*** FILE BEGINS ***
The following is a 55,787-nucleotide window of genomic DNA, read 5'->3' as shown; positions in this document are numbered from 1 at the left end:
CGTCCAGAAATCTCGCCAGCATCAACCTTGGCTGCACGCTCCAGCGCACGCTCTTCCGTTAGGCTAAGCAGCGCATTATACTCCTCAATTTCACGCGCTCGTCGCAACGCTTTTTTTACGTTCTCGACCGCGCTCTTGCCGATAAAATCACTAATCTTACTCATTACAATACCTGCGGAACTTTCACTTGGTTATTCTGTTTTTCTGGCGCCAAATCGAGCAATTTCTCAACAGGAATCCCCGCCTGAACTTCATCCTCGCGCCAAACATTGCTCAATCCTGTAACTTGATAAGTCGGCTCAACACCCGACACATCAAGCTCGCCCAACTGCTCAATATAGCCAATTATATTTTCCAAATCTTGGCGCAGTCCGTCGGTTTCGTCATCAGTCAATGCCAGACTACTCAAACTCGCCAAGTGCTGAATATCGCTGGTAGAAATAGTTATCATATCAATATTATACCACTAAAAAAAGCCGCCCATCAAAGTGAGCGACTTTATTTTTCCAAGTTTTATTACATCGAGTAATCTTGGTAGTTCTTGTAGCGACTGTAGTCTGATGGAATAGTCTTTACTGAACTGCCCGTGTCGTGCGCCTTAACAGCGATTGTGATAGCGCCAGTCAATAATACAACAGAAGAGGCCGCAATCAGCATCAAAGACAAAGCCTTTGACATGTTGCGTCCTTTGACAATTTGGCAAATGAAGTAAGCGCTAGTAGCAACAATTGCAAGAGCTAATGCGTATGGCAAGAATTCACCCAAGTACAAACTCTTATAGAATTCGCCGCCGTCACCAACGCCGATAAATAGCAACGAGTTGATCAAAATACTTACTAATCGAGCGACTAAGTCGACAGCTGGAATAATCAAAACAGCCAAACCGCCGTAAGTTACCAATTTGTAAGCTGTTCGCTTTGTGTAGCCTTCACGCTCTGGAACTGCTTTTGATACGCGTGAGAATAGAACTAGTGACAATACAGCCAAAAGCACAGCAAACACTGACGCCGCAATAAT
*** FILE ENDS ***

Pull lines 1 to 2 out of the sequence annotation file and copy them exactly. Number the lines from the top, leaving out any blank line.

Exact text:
The following is a 55,787-nucleotide window of genomic DNA, read 5'->3' as shown; positions in this document are numbered from 1 at the left end:
CGTCCAGAAATCTCGCCAGCATCAACCTTGGCTGCACGCTCCAGCGCACGCTCTTCCGTTAGGCTAAGCAGCGCATTATACTCCTCAATTTCACGCGCTCGTCGCAACGCTTTTTTTACGTTCTCGACCGCGCTCTTGCCGATAAAATCACTAATCTTACTCATTACAATACCTGCGGAACTTTCACTTGGTTATTCTGTTTTTCTGGCGCCAAATCGAGCAATTTCTCAACAGGAATCCCCGCCTGAACTTCATCCTCGCGCCAAACATTGCTCAATCCTGTAACTTGATAAGTCGGCTCAACACCCGACACATCAAGCTCGCCCAACTGCTCAATATAGCCAATTATATTTTCCAAATCTTGGCGCAGTCCGTCGGTTTCGTCATCAGTCAATGCCAGACTACTCAAACTCGCCAAGTGCTGAATATCGCTGGTAGAAATAGTTATCATATCAATATTATACCACTAAAAAAAGCCGCCCATCAAAGTGAGCGACTTTATTTTTCCAAGTTTTATTACATCGAGTAATCTTGGTAGTTCTTGTAGCGACTGTAGTCTGATGGAATAGTCTTTACTGAACTGCCCGTGTCGTGCGCCTTAACAGCGATTGTGATAGCGCCAGTCAATAATACAACAGAAGAGGCCGCAATCAGCATCAAAGACAAAGCCTTTGACATGTTGCGTCCTTTGACAATTTGGCAAATGAAGTAAGCGCTAGTAGCAACAATTGCAAGAGCTAATGCGTATGGCAAGAATTCACCCAAGTACAAACTCTTATAGAATTCGCCGCCGTCACCAACGCCGATAAATAGCAACGAGTTGATCAAAATACTTACTAATCGAGCGACTAAGTCGACAGCTGGAATAATCAAAACAGCCAAACCGCCGTAAGTTACCAATTTGTAAGCTGTTCGCTTTGTGTAGCCTTCACGCTCTGGAACTGCTTTTGATACGCGTGAGAATAGAACTAGTGACAATACAGCCAAAAGCACAGCAAACACTGACGCCGCAATAAT